Excelling in the Evolution of SaaS

January 10, 2008 by Gary McAuliffe

The software industry is changing at a blistering pace. Competition and customer demand are rapidly increasing, pushing software firms to offer the best solutions to stay ahead. Gartnerís recent survey on the SaaS market shows that even now enterprise software firms are seeing the immense benefits of a SaaS deployment. Enterprise software firms are no longer using SaaS deployments to fill in where IT had been backlogged, or where renting services are cheaper than implementing something behind the firewall. Now, they are rolling out mainstream applications. In this industry, when Microsoft speaks, everyone listens. This small take from a recent interview with Allison Watson, corporate Vice President of Microsoft`s worldwide partner group, "The industry will changeĒ is very foretelling into the software giantís plans for the future.

Competition and customer demand are a couple of external issues facing software vendors entering the market. Internal strains and challenges such as more stringent Service Level Agreements (SLA), application development, and delivery of the application pose an entirely different set of issues. Staying ahead of the curve is rapidly going to be a focus of every software firm, enterprise or start-up.

The one great equalizer in this battle of developers is Managed Service Providers. Managed hosting provides numerous benefits, both external and internal. Externally, the right Managed Service Provider can take your product global instantly, while still producing an optimal user experience. Anytime-anywhere access to data is critical to keep pace in todayís software market. In an industry characterized by intense competition and extreme change, there are many limitations which exist that become detrimental to a companyís success. Managed Service Providers engineer infrastructure for reliability, resiliency, and security, in some cases offering 100% network uptimes. In maximizing a customer facing distribution channelís uptime, revenues are able to be met as well as properly forecasted.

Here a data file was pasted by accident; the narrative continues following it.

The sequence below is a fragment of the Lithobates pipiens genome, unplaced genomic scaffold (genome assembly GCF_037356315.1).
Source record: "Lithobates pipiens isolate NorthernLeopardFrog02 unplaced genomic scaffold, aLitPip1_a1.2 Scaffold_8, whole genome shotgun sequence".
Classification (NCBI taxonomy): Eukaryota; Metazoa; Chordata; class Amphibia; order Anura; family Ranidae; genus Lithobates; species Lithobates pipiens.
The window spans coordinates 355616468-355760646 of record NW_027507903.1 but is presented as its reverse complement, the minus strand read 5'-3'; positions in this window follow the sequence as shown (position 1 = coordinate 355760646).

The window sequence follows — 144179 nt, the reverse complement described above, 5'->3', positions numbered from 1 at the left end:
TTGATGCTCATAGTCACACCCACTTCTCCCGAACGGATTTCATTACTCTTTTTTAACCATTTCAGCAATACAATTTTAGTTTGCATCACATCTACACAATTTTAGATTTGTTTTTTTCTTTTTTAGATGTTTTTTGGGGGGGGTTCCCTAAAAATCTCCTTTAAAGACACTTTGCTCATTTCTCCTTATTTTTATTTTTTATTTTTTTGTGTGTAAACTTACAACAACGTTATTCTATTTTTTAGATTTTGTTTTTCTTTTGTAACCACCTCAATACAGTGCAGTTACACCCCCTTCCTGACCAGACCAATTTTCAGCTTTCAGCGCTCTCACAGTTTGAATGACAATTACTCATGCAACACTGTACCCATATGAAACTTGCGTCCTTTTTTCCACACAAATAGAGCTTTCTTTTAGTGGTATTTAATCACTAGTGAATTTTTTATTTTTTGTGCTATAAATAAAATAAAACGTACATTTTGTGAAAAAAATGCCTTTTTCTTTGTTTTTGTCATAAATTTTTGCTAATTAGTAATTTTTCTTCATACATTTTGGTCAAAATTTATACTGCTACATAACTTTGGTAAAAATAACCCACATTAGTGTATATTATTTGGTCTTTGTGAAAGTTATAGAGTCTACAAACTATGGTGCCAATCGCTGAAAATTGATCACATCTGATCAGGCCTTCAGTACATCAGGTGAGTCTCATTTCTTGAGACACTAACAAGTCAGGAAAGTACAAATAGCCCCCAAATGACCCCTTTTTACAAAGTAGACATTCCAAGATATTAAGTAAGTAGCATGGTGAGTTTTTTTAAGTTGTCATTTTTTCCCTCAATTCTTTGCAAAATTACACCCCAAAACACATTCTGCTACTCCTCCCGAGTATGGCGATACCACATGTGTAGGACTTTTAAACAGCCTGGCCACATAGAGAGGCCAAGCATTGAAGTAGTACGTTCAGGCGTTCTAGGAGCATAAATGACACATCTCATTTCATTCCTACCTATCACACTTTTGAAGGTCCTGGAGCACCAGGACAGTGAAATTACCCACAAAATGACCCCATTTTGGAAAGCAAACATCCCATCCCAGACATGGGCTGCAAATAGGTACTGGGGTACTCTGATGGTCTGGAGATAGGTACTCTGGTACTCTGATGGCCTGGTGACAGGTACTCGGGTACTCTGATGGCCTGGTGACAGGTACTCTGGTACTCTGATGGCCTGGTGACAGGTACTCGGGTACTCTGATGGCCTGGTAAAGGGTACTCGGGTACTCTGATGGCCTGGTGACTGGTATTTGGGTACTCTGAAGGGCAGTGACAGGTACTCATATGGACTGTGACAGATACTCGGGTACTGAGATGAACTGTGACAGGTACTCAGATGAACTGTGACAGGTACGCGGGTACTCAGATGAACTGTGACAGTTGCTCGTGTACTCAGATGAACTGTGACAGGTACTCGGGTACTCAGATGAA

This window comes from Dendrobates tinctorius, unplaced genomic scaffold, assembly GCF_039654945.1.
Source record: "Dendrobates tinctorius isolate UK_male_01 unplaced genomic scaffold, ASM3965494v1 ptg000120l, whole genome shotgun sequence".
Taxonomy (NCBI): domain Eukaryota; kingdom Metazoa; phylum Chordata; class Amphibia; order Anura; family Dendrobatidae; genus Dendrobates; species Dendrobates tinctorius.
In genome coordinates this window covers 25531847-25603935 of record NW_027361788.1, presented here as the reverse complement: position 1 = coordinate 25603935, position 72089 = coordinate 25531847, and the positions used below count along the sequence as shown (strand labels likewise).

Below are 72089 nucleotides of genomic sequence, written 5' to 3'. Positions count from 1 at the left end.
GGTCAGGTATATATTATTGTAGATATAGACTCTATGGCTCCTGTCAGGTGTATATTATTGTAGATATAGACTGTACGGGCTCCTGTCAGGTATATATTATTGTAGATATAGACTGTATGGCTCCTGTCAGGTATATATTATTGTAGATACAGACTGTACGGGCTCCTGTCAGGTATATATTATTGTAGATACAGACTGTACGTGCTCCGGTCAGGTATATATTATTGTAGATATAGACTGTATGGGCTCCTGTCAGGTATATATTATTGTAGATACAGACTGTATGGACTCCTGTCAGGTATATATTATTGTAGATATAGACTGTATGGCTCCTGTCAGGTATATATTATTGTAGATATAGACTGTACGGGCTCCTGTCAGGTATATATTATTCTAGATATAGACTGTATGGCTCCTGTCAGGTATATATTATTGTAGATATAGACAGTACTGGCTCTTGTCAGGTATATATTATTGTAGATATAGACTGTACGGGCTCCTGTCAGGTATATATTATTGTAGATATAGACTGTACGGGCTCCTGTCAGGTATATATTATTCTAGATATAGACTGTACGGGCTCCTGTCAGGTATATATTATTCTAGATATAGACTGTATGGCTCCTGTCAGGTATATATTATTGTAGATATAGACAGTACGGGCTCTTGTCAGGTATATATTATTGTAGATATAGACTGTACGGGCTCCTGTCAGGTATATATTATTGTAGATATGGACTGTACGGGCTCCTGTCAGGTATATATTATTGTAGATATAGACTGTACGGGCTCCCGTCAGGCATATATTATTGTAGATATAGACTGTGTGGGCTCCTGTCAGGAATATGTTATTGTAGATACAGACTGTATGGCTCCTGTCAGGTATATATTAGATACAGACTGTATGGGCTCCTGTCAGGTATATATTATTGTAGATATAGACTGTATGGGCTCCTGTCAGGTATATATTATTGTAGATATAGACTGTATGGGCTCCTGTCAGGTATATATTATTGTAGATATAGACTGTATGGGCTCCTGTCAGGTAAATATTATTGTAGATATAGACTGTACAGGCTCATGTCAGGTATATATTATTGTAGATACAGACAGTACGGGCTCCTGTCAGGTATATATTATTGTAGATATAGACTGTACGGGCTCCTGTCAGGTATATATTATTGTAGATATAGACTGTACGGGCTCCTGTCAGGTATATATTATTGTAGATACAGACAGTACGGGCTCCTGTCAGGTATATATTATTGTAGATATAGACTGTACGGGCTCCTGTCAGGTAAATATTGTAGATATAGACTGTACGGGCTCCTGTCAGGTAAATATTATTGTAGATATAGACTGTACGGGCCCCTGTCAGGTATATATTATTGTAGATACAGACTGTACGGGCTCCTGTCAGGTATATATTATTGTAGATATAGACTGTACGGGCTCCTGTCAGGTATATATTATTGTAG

Optimal user experience is a key focal point, as providing a customer facing application can be a double-edged sword. With the advancements in technology, anyone can develop a web portal, but customer satisfaction is pivotal in this relationship, especially realizing the lifetime value of a customer. People by nature are resistant to change, thus creating interdependencies between the user and your product can pay a lifetime of rewards, not to mention creating alternate revenue streams from long-term plans of up-selling SaaS accounts into software licenses. Managed Service Providers take congestion issues, technology failures, and skill limitations out of the equation.

Time to market is the other external issue that a Managed Service Provider remedies. Speed is the name of the game in getting a product to market before the competition. As the general public becomes more tech savvy, new competition can arise instantly. Typically, a managed services provider can customize an enterprise class solution to fit your companyís needs. By standardizing their platforms and obtaining licensing agreements from vendors, a Managed Service Provider greatly reduces a SaaS applicationís time to market, consequently giving your organization a vital competitive advantage. Facilitating a smooth and rapid route to market can only increase market share. As the software industry makes large shifts in their distribution paradigm over the next few years, market share is going to become an increasingly important factor.

Internally, partnering with a Managed Service Provider can provide software companies with a plethora of benefits. The capital expenditures to provide and maintain everything the business requires to launch and sustain itself from the application, developers, system administrators, to any commercial software required to run the application, along with a  full infrastructure pose daunting barriers to overcome. A MSP will deliver those harsh capital expenditures over a more tolerable operational cost structure allowing software companies to reinvest their upfront capital into software where it is more beneficial in the overall well being of the firm. As we saw in 2007, 2008 and beyond may have been a springboard for a large number of SaaS companies going public to secure funding for future growth. NetSuite, athenahealth, ConstantContact, and Salary.com all had huge IPOs in 2007, and will give the overall industry momentum on the exchanges. Once public, the bottom line is managed a lot tighter to satisfy investors, and by utilizing a managed service providerís cost effective and predictable cost structure, budgeting and forecasting becomes a lot easier to manage.

Organizational focus is the final way to excel in this highly competitive market. By focusing internal manpower on applications, the overall end product is maximized. By providing a premier back office IT experience, SaaS companiesí focus can remain on the application versus the everyday IT tasks. A Managed Service Provider even maximizes the capability of the organization by providing 24x7 expert support in multiple functional areas. This level of support typically would be too expensive to obtain and maintain. After all, achieving operational efficiency is good for any organization.       

About the author:

Gary McAuliffe is the Vice President of Business Development and General Manager of
Hosted Solutions` Boston Data Center Facility.

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